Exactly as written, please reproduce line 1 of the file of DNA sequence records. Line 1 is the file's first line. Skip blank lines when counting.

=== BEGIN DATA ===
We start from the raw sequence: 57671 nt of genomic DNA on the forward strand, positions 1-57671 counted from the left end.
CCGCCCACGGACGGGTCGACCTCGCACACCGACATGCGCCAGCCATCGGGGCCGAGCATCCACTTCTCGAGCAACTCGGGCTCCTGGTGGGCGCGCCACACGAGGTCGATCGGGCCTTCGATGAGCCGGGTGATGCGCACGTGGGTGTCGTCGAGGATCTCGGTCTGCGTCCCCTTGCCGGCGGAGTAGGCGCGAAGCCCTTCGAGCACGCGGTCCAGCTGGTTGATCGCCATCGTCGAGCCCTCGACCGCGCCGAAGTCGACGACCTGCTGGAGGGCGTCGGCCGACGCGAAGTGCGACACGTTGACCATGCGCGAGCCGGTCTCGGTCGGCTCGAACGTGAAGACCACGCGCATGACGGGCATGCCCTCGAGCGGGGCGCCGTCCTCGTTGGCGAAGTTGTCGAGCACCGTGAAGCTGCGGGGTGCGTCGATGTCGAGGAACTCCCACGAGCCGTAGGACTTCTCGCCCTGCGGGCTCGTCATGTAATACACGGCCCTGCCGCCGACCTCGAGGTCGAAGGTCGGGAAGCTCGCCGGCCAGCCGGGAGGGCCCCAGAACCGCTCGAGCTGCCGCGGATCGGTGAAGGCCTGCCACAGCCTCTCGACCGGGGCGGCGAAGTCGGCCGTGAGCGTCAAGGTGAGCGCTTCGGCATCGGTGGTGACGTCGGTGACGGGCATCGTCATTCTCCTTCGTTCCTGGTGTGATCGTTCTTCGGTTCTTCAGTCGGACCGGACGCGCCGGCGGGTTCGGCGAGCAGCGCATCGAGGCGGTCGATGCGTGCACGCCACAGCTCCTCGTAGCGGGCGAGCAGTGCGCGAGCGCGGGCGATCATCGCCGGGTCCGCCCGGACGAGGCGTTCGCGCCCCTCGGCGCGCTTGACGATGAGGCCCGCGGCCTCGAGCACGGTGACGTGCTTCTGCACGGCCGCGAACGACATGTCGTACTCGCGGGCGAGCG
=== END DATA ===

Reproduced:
We start from the raw sequence: 57671 nt of genomic DNA on the forward strand, positions 1-57671 counted from the left end.